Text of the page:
Main Campus Accessibility

Brigham and Women’s Hospital is committed to making our facilities and medical services accessibleand creating a welcoming environment for all.

Public Transportation

We are conveniently located near handicap accessible public transportation. The nearest MBTA stop is the Brigham Circle stop on the MBTA's green line.  Visitors coming by MBTA should use the 15 Francis Street entrance.  This entrance is open from 6am to 8pm. When this entrance is closed, use the 75 Francis Street entrance.

Additionally, MBTA’s THE RIDE offers door-to-door transportation to eligible people who cannot use general public transportation. To become eligible for THE RIDE, you must complete an application. Learn more at or, or call 800-533-6282(V) or 617-222-5415(TTY).

Shuttle Services

Wheelchair accessible shuttles operate between Brigham and Women’s Hospital (at 75 Francis Street) and the Brigham and Women’s Health Care Center, Chestnut Hill, the Brigham and Women’s  Faulkner HospitalJamaica Plain and the Massachusetts General Hospital, Boston.  You may view shuttle schedules online or posted at the shuttle stop across from the 75 Francis Street entrance.

Parking Garages

Brigham and Women’s has two parking garages. Both have designated accessible parking spots. The vehicle height limit at both is 6 feet 6 inches.  There are a few oversized spaces on P1 of the 80 Francis Garage (617-732-6532).  See an attendant upon arrival for assistance with oversized vehicles.  When there are no open oversized self-parking spaces please use valet service at the 45 or 75 Francis Street entrances. Accessible van parking is also available.

  • 45 Francis Street Garage – Patients whose cars have HP plates or placards may self park in this garage. All other patients may valet park their cars at this location or self park in the 80 Francis Street Servicenter Garage.
  • 80 Francis Street Garage
  • 60 Fenwood Road Garage
  • Valet Parking - Valet parking is available at the 45 Francis and 75 Francis Street entrances.  Valet parking is also available at 221 Longwood Avenue, Boston and the 850 Boylston Street, Brookline locations.


There are three main entrances to Brigham and Women’s Hospital: 15 Francis Street, 45 Francis Street and 75 Francis Street.  Once inside, all patient care areas can be reached without having to exit the building, with the exception of the practices at 500 Brookline Avenue and 60 Fenwood Road.  All main entrances are handicap accessible.

Example Topics

Headline Overview

Placenta accreta occurs when the placenta—the organ that provides nutrients and other support to a developing fetus—attaches too deeply to the uterine wall. This often leads to two major complications: the placenta cannot normally deliver after the baby’s birth, and attempts to remove the placenta can lead to heavy bleeding. This is a serious condition that can cause complications for the baby and mother, especially during the delivery. With supervision by experienced clinicians, however, these complications and risks can be managed effectively.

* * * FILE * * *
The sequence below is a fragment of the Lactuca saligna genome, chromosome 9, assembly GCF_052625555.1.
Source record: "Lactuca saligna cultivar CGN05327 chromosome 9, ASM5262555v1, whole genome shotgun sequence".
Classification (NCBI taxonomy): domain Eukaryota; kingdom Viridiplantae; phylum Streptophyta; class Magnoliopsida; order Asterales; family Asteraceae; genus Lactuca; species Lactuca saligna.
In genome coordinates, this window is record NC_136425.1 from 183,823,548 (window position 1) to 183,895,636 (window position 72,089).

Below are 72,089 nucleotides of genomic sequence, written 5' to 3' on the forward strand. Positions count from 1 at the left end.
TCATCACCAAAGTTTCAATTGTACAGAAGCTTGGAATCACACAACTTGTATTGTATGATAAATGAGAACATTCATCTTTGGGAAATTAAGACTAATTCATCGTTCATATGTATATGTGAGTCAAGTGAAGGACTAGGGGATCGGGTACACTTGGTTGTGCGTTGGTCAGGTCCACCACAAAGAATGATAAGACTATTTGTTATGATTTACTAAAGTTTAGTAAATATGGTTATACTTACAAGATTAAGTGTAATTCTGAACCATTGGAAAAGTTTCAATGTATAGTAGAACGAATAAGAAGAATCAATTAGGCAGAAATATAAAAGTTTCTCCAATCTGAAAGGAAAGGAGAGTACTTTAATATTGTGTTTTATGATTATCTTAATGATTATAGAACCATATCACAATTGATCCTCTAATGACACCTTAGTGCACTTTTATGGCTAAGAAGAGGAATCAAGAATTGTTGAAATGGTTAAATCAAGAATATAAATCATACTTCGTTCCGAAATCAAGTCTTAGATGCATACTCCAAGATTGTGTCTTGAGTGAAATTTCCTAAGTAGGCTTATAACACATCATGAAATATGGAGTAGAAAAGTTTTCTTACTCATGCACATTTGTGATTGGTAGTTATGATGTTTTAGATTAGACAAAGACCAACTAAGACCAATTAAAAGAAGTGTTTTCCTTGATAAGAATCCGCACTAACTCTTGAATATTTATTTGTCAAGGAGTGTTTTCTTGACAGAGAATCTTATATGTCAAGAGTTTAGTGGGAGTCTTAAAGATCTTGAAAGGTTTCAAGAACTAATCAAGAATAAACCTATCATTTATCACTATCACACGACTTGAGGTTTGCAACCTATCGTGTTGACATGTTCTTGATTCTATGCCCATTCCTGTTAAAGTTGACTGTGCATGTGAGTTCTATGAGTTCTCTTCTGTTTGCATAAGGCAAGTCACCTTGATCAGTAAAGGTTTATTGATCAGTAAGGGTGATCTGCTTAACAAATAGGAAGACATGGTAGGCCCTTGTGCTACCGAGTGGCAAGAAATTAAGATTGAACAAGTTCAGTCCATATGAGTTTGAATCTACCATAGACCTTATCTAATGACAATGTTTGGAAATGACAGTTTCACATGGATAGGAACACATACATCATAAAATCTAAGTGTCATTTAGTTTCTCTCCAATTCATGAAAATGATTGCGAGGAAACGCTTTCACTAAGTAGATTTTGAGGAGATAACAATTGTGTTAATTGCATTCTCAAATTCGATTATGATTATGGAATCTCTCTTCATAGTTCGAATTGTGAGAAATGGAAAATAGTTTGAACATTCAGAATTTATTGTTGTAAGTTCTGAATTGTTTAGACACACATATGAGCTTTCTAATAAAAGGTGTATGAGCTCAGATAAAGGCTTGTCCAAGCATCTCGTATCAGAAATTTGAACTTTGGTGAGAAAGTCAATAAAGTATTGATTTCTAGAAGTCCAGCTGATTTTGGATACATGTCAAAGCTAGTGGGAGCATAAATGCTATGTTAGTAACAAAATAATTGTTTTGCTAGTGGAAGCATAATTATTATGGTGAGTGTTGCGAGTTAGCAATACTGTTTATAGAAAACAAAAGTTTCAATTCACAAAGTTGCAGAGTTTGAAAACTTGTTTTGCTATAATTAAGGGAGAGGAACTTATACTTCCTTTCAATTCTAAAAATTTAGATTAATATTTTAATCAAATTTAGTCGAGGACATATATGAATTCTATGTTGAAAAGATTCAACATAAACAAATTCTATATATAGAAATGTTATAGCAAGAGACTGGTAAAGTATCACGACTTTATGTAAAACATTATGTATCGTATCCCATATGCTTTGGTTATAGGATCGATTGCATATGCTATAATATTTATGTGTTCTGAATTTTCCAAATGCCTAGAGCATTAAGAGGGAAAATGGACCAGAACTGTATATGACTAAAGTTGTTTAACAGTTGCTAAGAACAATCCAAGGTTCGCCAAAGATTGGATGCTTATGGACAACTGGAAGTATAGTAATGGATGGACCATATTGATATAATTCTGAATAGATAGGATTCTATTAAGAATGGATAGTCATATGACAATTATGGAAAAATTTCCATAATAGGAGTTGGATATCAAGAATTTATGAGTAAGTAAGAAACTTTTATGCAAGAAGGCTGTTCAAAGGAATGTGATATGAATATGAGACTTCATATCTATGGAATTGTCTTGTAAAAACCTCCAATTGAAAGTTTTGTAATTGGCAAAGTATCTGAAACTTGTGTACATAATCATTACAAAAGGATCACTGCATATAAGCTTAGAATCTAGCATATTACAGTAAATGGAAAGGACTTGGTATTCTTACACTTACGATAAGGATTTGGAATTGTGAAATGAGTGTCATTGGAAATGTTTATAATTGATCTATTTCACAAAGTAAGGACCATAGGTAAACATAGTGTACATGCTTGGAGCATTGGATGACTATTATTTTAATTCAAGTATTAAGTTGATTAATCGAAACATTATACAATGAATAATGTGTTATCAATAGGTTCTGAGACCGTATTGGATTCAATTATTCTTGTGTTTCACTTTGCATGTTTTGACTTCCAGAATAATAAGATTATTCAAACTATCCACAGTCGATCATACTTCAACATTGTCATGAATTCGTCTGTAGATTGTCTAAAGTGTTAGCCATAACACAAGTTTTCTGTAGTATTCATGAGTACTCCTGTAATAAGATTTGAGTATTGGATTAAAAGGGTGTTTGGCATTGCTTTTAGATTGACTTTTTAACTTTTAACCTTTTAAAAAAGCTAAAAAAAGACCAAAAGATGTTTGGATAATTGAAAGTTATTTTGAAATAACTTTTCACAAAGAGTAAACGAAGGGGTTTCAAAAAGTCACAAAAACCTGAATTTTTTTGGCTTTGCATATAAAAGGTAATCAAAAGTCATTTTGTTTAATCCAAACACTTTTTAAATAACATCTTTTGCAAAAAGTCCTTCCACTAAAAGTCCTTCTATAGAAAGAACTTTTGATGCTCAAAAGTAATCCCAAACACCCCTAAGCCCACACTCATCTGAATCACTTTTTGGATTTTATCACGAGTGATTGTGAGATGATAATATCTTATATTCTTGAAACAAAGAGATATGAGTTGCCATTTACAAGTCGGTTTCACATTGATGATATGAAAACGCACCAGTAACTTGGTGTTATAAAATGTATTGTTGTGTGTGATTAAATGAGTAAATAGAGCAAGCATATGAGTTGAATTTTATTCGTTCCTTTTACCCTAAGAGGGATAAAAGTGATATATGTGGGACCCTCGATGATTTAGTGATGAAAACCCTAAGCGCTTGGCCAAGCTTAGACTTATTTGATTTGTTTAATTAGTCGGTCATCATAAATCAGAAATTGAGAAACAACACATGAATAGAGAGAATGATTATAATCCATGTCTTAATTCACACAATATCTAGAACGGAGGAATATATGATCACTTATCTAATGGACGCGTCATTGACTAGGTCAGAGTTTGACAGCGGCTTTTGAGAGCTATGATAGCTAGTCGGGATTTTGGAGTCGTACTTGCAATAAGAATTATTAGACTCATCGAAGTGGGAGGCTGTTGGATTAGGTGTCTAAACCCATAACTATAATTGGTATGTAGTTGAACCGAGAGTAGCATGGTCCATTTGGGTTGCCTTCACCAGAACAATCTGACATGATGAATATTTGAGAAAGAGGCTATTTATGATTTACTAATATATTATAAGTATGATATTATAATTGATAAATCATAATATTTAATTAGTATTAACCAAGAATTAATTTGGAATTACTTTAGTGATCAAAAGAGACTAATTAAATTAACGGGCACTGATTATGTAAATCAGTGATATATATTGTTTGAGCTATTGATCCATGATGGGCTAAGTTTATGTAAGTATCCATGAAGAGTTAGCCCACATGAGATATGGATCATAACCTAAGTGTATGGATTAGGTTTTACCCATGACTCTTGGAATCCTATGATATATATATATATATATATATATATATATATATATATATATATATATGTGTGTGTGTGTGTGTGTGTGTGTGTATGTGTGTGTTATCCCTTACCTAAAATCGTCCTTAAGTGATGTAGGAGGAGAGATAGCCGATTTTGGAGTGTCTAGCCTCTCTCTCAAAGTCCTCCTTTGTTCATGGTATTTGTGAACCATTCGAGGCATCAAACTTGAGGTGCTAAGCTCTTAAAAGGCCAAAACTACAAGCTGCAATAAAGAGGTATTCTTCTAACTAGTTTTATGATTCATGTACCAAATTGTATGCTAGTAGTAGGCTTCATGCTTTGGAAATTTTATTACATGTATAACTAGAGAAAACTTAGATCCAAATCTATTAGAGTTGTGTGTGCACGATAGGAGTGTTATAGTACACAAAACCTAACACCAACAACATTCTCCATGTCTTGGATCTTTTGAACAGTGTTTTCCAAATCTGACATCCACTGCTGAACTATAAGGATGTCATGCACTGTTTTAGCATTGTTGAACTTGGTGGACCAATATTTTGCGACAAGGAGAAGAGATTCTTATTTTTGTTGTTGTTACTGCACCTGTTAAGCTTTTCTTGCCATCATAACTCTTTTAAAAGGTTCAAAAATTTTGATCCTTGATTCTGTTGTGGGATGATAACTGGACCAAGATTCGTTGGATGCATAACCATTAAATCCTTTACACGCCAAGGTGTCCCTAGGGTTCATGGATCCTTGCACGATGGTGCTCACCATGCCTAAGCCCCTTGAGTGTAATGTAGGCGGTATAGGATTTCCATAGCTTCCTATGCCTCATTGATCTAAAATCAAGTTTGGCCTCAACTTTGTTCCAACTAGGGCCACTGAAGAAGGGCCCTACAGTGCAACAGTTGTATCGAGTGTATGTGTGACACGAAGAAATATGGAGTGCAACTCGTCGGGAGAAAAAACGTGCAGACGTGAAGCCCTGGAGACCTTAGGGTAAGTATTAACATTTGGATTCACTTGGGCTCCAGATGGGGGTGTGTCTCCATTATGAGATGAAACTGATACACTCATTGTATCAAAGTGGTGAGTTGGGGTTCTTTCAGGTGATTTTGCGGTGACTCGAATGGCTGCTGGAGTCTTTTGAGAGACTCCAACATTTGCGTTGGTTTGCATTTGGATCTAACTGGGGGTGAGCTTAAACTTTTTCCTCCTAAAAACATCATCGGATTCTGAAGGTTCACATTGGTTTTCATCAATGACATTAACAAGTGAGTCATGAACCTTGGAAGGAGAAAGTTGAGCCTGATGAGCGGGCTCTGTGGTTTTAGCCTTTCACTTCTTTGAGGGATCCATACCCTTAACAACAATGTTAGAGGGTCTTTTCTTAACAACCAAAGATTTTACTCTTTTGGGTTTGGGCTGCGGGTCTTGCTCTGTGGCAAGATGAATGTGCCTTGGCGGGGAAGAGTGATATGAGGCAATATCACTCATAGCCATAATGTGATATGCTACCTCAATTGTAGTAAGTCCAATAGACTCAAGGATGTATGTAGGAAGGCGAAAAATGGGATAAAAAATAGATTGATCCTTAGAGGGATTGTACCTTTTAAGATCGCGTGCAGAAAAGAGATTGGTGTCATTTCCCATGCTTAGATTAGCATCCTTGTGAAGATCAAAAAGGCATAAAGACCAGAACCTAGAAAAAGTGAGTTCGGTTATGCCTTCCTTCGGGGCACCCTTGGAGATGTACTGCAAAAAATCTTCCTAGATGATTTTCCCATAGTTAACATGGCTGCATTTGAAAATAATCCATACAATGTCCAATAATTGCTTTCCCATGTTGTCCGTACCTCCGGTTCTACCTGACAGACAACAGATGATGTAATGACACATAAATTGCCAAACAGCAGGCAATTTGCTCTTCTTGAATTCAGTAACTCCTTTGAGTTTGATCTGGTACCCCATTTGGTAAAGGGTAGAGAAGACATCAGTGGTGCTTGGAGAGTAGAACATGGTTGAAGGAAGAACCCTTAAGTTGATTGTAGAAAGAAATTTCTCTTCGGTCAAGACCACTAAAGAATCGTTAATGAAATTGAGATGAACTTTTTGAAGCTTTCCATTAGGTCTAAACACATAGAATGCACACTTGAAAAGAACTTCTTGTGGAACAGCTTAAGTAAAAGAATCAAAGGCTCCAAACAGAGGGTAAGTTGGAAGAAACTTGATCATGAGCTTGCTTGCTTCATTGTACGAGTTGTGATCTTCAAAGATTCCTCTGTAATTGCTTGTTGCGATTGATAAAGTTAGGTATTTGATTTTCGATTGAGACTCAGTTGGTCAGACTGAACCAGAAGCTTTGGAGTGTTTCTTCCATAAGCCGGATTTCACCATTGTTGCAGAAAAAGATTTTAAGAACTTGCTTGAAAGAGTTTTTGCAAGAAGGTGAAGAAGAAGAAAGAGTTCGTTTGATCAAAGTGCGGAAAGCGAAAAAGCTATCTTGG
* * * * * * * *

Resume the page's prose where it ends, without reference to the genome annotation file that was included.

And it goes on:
Placenta Increta and Percreta

Placenta increta and placenta percreta are similar to placenta accreta, but more severe.

  • Placenta increta is a condition where the placenta attaches more firmly to the uterus and becomes embedded in the organ’s muscle wall.
  • Placenta percreta is a condition where placenta attaches itself and grows through the uterus and potentially to the nearby organs (such as the bladder).

Obstetricians seek to make a specific diagnosis of accreta, increta or percreta before delivery using ultrasound and MRI imaging, but this is not always possible.


Placenta accreta generally has no symptoms. However, placenta previa, which often develops along with accreta, often presents with vaginal bleeding. Extreme cases of placenta accreta, in which the placenta begins to invade the bladder or nearby structures (known as placenta percreta) can present with bladder or pelvic pain, or occasionally with blood in the urine.

During a normal delivery, the placenta detaches from the uterus during the last stage of labor. This can also be referred to as the “afterbirth.” With accreta, the placenta is tightly attached to the uterine wall and does not separate naturally during delivery. This causes several complications for the baby and mother.


It’s important to consult with a specialist who has experience with placenta accreta to help manage and care for your pregnancy. If possible, the delivery should occur at a specialized center where the staff is well trained and has experience with accreta deliveries, and where you will have access to a multidisciplinary team of specialists as needed.

Our team of maternal-fetal medicine specialists (high risk obstetricians), radiologists, surgeons, nurses, and other medical specialists provide supportive and compassionate care before, during, and after pregnancy for women who have or are at risk of having pregnancy complications. This care includes counseling, evaluation, and medical and surgical care.